The quantum electrodynamic (QED) description of light-and-matter interaction is one of the most fundamental theories of physics and has been shown to be in excellent agreement with experimental results. Specifically, measurements of the electronic magnetic moment (or g factor) of highly charged ions (HCI) in Penning traps can provide a stringent probe for QED, testing the Standard model in the strongest electromagnetic fields. When studying the difference of isotopes, even the intricate effects stemming from the nucleus can be resolved and tested as, due to the identical electron configuration, many common QED contributions do not have to be considered. Experimentally however, this becomes quickly limited, particularly by the precision of the ion masses or the achievable magnetic field stability. Here we report on a novel measurement technique that overcomes both of these limitations by co-trapping two HCIs in a Penning trap and measuring the difference of their g factors directly. The resulting correlation of magnetic field fluctuations leads to drastically higher precision. We use a dual Ramsey-type measurement scheme with the ions locked on a common magnetron orbit, separated by only a few hundred micrometres, to extract the coherent spin precession frequency difference. We have measured the isotopic shift of the bound electron g factor of the neon isotopes of 20Ne9+ and 22Ne9+ to 0.56 parts-per-trillion (5.61013) precision relative to their g factors, which is an improvement of more than two orders of magnitude compared to state-of-the-art techniques. This resolves the QED contribution to the nuclear recoil for the very first time and accurately validates the corresponding theory. Furthermore, the agreement with theory allows setting constraints for a fifth-force, resulting from Higgs-portal-type dark-matter interactions.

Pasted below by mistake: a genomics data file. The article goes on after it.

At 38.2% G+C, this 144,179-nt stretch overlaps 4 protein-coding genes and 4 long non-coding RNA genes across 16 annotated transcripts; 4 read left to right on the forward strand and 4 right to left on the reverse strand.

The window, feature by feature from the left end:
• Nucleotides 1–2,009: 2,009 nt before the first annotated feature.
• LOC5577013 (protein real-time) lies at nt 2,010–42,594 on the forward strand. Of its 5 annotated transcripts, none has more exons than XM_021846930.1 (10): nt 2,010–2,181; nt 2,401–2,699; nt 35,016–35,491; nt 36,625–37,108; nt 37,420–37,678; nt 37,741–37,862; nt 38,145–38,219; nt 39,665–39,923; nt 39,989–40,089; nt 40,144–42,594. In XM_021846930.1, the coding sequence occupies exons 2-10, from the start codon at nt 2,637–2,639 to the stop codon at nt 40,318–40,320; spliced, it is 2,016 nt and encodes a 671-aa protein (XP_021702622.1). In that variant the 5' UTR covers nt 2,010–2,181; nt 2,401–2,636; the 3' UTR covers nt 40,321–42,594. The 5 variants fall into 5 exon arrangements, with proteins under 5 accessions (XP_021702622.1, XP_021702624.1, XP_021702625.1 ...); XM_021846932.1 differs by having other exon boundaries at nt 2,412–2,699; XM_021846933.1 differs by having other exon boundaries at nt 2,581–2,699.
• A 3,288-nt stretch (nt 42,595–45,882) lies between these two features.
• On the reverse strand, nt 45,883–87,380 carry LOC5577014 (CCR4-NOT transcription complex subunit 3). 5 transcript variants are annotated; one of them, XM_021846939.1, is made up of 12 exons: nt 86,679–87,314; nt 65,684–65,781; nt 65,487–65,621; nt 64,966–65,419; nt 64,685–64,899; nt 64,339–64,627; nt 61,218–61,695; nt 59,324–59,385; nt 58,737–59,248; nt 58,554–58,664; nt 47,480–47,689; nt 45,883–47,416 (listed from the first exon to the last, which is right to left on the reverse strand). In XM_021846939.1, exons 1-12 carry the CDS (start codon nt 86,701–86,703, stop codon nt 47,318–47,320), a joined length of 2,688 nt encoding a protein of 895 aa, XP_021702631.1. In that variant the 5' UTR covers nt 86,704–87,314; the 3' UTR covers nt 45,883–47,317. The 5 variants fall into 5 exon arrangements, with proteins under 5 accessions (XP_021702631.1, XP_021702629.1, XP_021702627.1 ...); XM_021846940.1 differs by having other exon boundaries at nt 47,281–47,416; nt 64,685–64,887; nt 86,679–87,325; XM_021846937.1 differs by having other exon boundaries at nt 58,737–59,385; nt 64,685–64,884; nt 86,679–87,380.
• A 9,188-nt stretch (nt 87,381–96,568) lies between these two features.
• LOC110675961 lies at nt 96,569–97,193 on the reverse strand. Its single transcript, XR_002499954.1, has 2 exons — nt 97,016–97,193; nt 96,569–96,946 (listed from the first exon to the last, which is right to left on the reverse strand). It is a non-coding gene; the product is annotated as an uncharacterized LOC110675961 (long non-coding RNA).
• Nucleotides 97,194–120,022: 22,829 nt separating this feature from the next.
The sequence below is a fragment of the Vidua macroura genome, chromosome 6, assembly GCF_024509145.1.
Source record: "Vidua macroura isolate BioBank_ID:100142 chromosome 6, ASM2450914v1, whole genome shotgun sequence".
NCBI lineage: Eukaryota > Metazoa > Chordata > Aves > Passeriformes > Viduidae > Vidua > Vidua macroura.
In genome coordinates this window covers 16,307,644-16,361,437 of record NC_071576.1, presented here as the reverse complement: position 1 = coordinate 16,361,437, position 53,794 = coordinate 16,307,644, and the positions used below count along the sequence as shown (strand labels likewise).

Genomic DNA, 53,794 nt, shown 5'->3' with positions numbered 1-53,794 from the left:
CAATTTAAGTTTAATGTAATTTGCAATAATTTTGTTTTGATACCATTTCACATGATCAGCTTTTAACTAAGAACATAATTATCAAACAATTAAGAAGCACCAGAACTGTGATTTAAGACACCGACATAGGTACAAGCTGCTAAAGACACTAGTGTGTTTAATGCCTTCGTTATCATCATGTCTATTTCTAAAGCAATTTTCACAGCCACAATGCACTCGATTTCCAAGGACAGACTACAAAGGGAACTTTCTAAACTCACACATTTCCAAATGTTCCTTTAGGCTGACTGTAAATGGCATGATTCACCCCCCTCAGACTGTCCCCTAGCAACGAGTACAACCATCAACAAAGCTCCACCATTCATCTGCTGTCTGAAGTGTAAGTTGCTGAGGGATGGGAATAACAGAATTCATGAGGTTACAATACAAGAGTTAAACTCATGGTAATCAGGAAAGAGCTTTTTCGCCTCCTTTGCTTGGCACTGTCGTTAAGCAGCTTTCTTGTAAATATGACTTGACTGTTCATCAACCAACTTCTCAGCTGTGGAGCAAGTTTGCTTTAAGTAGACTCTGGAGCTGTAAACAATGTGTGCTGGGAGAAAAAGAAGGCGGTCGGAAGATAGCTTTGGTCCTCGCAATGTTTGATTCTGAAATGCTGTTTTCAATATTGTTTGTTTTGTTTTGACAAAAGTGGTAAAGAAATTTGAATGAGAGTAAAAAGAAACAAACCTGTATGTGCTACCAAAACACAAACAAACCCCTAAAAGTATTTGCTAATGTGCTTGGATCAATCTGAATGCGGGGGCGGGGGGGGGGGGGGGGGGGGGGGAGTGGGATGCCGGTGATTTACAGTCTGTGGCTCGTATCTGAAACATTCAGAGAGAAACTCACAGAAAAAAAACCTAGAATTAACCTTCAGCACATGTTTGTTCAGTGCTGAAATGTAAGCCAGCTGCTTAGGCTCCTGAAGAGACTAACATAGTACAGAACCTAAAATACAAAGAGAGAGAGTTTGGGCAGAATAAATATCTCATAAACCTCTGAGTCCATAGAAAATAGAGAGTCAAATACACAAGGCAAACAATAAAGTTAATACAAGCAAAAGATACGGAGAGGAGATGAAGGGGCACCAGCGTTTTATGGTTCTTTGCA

T. Sailer, V. Debierre, Z. Harman, F. Heiße, C.König, J. Morgner, B. Tu, A. V. Volotka, C. H. Keitel, K. Blaum, S. Sturm, “Direct Bound-Electron g factor Difference Measurement with Coupled Ions”, arXiv:2204.12182 (2022).


Related to Project B01, B02